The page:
Compound derived from vegetables shields rodents from lethal radiation doses

October 14, 2013

Georgetown University Medical Center researchers say a compound derived from cruciferous vegetable such as cabbage, cauliflower and broccoli protected rats and mice from lethal doses of radiation.

Their study, published today in the Proceedings of the National Academy of Sciences (PNAS) suggests the compound, already shown to be safe for humans, may protect normal tissues during therapy for cancer treatment and prevent or mitigate sickness caused by radiation exposure.

The compound, known as DIM (3,3'-diindolylmethane), previously has been found to have cancer preventive properties.

"DIM has been studied as a cancer prevention agent for years, but this is the first indication that DIM can also act as a radiation protector," says the study's corresponding author, Eliot Rosen, MD, PhD, of Georgetown Lombardi Comprehensive Cancer Center.

For the study, the researchers irradiated rats with lethal doses of gamma ray radiation. The animals were then treated with a daily injection of DIM for two weeks, starting 10 minutes after the radiation exposure.

The result was stunning, says Rosen, a professor of oncology, biochemistry and cell & molecular biology, and radiation medicine. "All of the untreated rats died, but well over half of the DIM-treated animals remained alive 30 days after the radiation exposure."

Rosen adds that DIM also provided protection whether the first injection was administered 24 hours before or up to 24 hours after .

"We also showed that DIM protects the survival of lethally irradiated mice," Rosen says. In addition, irradiated mice treated with DIM had less reduction in red blood cells, white blood cells and platelets—side effects often seen in patients undergoing for cancer.

Rosen says this study points to two potential uses of the compound. "DIM could protect normal tissues in patients receiving for cancer, but could also protect individuals from the lethal consequences of a nuclear disaster."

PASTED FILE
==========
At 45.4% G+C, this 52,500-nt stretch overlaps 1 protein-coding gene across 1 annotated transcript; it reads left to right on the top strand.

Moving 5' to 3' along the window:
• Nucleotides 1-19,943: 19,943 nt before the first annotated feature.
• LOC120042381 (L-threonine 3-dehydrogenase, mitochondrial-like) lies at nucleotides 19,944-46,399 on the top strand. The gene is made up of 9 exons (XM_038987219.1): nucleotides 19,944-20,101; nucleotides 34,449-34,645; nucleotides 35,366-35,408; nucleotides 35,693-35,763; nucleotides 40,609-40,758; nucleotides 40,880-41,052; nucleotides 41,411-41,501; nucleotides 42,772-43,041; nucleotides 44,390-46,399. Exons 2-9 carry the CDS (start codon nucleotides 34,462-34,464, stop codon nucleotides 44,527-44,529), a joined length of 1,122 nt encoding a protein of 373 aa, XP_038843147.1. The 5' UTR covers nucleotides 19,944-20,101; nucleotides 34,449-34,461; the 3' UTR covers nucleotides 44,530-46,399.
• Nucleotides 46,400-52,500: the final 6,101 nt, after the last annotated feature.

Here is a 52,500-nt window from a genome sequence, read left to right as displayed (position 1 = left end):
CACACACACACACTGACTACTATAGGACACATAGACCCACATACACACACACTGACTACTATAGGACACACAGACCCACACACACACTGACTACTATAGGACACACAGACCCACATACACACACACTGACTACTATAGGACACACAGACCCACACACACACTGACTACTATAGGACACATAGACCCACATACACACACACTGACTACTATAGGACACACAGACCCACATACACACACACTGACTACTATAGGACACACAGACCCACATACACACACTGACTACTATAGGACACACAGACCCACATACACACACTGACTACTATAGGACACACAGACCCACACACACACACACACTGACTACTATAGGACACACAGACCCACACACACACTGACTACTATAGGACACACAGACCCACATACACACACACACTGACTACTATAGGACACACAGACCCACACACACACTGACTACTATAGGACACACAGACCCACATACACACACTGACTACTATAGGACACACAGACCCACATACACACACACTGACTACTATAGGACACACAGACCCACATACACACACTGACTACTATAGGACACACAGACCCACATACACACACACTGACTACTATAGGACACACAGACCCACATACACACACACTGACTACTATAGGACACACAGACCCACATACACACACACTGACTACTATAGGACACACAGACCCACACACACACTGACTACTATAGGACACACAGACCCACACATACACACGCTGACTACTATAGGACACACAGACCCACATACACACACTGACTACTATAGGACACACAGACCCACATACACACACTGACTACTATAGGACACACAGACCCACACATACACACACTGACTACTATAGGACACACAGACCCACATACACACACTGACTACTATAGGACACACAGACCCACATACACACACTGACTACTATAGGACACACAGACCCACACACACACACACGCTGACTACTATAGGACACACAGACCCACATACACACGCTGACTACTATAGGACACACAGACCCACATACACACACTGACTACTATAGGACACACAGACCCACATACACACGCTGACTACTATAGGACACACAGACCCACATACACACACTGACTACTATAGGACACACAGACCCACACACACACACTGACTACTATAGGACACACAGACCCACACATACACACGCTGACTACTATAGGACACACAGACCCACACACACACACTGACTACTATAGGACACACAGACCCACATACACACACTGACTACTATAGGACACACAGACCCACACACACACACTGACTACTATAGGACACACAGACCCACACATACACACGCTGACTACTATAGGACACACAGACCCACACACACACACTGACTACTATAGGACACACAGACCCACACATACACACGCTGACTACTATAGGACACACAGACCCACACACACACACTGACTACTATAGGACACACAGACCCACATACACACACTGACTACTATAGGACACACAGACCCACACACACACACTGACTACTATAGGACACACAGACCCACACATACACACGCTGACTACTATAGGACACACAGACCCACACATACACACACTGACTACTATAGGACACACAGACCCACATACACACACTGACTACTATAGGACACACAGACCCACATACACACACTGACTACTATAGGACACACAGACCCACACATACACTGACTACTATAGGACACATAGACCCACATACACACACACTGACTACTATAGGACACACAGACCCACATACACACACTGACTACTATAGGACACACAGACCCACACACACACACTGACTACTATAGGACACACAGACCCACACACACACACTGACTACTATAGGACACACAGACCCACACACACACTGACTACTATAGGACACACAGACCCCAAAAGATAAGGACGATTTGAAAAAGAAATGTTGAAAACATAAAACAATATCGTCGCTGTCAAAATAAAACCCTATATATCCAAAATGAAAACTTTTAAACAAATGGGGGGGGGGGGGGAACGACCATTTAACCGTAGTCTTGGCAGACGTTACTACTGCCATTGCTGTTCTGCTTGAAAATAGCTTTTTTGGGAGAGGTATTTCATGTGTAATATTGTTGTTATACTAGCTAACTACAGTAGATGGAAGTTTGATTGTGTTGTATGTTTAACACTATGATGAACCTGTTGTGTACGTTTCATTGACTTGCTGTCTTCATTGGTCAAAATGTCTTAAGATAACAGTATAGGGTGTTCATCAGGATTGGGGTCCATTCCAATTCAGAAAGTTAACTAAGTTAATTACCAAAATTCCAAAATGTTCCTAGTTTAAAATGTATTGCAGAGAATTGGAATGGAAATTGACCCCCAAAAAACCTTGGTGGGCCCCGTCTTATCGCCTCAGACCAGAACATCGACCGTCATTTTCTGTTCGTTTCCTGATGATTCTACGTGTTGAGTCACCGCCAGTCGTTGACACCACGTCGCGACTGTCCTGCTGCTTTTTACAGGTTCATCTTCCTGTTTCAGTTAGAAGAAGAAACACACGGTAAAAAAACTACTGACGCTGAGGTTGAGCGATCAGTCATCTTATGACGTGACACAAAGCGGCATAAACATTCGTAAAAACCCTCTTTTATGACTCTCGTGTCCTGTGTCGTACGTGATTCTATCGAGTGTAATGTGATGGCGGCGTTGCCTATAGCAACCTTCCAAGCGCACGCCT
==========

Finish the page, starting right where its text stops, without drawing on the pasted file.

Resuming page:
Rosen and study co-authors Saijun Fan, PhD, and Milton Brown, MD, PhD, are co-inventors on a patent application that has been filed by Georgetown University related to the usage of DIM and DIM-related as radioprotectors.

Explore further: 'DIMming' cancer growth -- STAT: Diindolylmethane suppresses ovarian cancer

More information: DIM (3,3′-diindolylmethane) confers protection against ionizing radiation by a unique mechanism, www.pnas.org/cgi/doi/10.1073/pnas.1308206110

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anti zionist
2 / 5 (4) Oct 14, 2013
GIve me Some.
antialias_physorg
5 / 5 (1) Oct 15, 2013
A small point that might be easily misunderstood (and which is stated ambiguously in the article): The substance doesn't shield from radiation. It doesn't shield from radiation doses, either (a dose is an amount of energy delivered to a substance). It mitigates the EFFECTS that that dose has on the organism.

The dose is measured in Gray (which is just the sum over all energies deposited in the tissue by the radiation)
The biologically EFFECTIVE dose is measured in Sievert and is basically the dose multiplied by certain factors which can vary according to organ, radiation type/energy and exposure type (internal/external). This is done so as to make the results comparable as a certain amount of Sieverts means a certain increased chance of developing cancer, while e.g. a certain amount of Gray to the knee mean something entirely different, survival-wise, as that amount to the head.

So this substance lowers the Sievert count (effective dose) - but not the Gray count (dose).

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